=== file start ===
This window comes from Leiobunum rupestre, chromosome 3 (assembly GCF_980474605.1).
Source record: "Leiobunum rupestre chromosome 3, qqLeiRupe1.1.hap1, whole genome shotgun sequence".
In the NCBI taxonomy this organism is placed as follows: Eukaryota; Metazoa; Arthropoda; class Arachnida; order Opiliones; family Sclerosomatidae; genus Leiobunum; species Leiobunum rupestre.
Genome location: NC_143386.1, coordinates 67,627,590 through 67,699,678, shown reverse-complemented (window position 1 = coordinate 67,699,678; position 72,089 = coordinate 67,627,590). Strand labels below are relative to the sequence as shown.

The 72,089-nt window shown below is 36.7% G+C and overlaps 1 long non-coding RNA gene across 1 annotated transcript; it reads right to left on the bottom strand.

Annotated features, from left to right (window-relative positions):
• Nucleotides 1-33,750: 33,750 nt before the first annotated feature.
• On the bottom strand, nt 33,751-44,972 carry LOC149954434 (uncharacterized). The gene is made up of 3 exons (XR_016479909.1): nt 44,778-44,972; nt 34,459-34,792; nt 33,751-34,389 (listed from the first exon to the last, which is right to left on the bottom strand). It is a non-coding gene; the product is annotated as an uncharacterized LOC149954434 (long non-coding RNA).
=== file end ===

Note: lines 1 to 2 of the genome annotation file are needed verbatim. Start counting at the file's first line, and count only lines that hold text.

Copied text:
This window comes from Leiobunum rupestre, chromosome 3 (assembly GCF_980474605.1).
Source record: "Leiobunum rupestre chromosome 3, qqLeiRupe1.1.hap1, whole genome shotgun sequence".